Friday Night Family Heirlooms… telling their stories: Grandmama McKinley’s Butter Churn and more

When “heirlooms” aren’t identified, and their stories never told, then they often become items that are tossed or sold – as they have no history, no ties to the family. So take the time to identify your family heirlooms history and memories so your treasures aren’t tossed in the trash. They are just as valuable as your family photographs and also need to be documented. Sometimes it’s not even the value of the item in question; it’s the story which holds the value.

Friday Night Family Heirlooms: telling their stories…

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Grandmama McKinley’s Butter Churn and more…

Grandmamma McKinley’s butter churn sits in my kitchen today, where it has sat for many years; and before it sat in my grandmother’s kitchen for as long as my mother can remember – going back to the log cabin in Siloam, Georgia, where she was born.

If this churn could talk – what tales it could tell. It would tell me about the log cabin, and where it sat in the kitchen corner – next to grandmamma’s cream bucket. The bucket held extra cream that was sold to a man who came around just to buy cream – it would tell of the whipping my mama received after she decided it would be fun to take a cream bath – in the cream bucket – oh my! Mama remembers her mother selling extra cream and using the saved money to buy her brother, Leroy, his high school class ring. It was always the extra cream saved that seemed to be grandmamma’s pocket money for special “un-necessaries.”

It would tell the tale of how often mama complained about her chore of having to churn the cream that made the butter. Just look at that worn handle – it shows the proof of how often it was used. If you wanted butter – you made it – no one ran to the store or had the extra money to splurge on things you could make yourself.

Whenever my grandfather visited family – he always brought butter, along with eggs and probably a piece of ham. And he always complained about being asked to bring the butter, but he brought it. Mama laughs when she remembers the times readying to leave for a family visit – her father walked back and forth grumbling as he packed the wagon or car with the butter, eggs, ham and probably more. I can just picture my grandfather muttering under his breath.

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The butter molds with bread bowls and rolling pins from another heirloom post, click here.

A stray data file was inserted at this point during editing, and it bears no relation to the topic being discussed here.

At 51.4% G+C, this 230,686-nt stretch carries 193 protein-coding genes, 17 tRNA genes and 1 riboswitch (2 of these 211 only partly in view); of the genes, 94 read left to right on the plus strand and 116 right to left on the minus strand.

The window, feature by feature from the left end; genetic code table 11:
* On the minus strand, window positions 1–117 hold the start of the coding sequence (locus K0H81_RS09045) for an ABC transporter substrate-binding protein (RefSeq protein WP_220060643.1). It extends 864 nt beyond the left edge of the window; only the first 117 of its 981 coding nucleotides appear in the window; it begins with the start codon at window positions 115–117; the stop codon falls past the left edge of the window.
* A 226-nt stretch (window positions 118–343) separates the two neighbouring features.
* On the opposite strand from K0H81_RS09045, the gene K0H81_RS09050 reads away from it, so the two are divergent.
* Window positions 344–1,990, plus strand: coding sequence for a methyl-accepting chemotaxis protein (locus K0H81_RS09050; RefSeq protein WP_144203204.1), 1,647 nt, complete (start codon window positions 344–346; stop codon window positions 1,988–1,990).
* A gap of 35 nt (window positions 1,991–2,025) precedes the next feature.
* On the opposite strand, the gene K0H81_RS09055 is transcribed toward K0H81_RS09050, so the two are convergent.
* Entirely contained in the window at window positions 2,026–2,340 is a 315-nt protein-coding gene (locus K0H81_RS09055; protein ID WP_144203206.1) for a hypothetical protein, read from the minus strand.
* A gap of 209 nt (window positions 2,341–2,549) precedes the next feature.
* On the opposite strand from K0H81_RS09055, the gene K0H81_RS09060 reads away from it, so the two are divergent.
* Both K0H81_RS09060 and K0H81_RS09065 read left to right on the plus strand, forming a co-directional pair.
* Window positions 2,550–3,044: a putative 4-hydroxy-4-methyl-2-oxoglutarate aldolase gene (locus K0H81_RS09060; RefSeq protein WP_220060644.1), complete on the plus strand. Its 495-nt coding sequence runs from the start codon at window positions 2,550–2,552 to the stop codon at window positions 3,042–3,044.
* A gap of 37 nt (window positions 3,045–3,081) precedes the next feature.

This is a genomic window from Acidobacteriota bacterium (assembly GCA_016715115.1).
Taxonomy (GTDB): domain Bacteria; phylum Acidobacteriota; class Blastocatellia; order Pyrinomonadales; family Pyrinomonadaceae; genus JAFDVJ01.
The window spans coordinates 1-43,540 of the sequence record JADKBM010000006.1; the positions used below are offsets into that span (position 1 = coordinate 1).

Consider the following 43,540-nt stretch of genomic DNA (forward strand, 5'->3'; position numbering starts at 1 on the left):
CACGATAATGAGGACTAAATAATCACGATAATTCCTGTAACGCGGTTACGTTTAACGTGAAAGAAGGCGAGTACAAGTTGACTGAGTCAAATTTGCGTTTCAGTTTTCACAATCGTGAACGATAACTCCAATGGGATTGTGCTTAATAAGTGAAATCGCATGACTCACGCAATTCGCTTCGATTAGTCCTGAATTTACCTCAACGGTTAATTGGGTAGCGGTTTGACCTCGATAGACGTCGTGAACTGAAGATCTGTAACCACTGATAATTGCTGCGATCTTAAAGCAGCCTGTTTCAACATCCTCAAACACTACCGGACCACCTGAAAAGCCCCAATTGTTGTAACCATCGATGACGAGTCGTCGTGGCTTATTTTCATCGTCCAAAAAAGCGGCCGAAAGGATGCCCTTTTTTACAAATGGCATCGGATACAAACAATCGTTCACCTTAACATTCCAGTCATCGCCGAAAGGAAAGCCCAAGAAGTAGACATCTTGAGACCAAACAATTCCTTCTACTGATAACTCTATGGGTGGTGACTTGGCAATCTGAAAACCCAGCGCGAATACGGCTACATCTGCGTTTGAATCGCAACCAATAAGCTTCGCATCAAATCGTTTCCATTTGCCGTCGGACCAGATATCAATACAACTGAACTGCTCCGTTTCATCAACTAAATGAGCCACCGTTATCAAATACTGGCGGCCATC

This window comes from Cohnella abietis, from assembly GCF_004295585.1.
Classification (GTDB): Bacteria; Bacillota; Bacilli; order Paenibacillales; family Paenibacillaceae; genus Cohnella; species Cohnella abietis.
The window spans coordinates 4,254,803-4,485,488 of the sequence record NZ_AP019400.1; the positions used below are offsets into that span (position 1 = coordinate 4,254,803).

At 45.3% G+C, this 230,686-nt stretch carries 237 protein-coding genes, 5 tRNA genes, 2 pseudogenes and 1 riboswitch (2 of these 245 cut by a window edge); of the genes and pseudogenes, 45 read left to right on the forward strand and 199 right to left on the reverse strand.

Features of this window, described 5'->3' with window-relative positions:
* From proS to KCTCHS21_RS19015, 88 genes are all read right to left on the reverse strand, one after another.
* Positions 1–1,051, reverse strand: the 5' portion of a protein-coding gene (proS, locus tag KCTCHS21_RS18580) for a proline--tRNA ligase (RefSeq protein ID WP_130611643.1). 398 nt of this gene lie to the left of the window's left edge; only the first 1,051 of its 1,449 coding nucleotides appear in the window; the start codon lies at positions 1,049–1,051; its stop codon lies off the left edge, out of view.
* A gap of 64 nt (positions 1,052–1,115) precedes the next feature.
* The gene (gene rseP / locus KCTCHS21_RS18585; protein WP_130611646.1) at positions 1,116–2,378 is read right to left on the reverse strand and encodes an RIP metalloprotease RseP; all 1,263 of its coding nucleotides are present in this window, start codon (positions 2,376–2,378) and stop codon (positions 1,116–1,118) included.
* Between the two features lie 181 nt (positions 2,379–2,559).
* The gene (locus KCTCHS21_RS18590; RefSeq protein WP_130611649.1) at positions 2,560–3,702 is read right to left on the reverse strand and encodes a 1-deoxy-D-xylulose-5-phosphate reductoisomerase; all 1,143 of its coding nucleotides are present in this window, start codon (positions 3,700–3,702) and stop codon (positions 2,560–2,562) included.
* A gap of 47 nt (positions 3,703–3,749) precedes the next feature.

Two wooden butter molds were also passed down to me along with the butter churn; wish I had memories of actually seeing the butter on the table that had been formed in the molds, but probably by the time I was born, they were now buying the butter in the store; but grandmamma never threw away her churn and molds.

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Pressed glass butter holder and syrup pitcher.

 I even have the pressed glass dish and cover that held the butter on the table and the syrup pitcher they used; it probably poured sorghum syrup. Thank You grandmamma for saving them – they are priceless to me!

 Click Friday Night Family Heirlooms to  read more stories…

© 2016 Jeanne Bryan Insalaco

Family Heirloom Bloggers:

I started a Family Heirloom challenge in November 2015 asking fellow bloggers to join me in telling the stories of their family heirlooms. Writing the stories of the family heirlooms I’ve been entrusted with, has been on my mind for a long time; the time is now and I plan to write their stories on a weekly basis.

Please check out the weekly Family Heirloom stories of…

Blogger: Cathy Meder-Dempsey at Opening Doors in Brick Walls
Blogger: Karen Biesfeld at Vorfahrensucher
Blogger: Kendra Schmidt at trekthrutime
Blogger: Linda Stufflebean at Empty Branches on the Family Tree
Blogger:  Schalene Jennings Dagutis at Tangled Roots and Trees
Blogger: True Lewis at Notes to Myself
Blogger: Vera Marie Badertscher at Ancestors in Aprons                              Blogger: Heather Lisa Dubnick at  Little Oak Blog
Blogger: Kathy Rice at
Blogger: Mary Harrell-Sesniak at  Genealogy Bank Heirlooms Blog
Blogger: Amy Johnson Crow’s 52 Ancestors in 52 Weeks theme for 2015 Week 24 was Heirlooms. Check out her Blog at –  52 Ancestors Challenge 2015: Week 24 Recap  for links to more Heirloom posts.



About Jeanne Bryan Insalaco

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2 Responses to Friday Night Family Heirlooms… telling their stories: Grandmama McKinley’s Butter Churn and more

  1. Lyn Smith says:

    What a wonderful story of days gone by. Even the simplest things meant so much more when you worked for them.

    Liked by 1 person

  2. Janice Brown says:

    It is really wonderful when heirlooms can be passed down, and that you have the story about them. Wooden items seems to last a while, but the two glass items, are precious to have survived several families.

    Liked by 1 person

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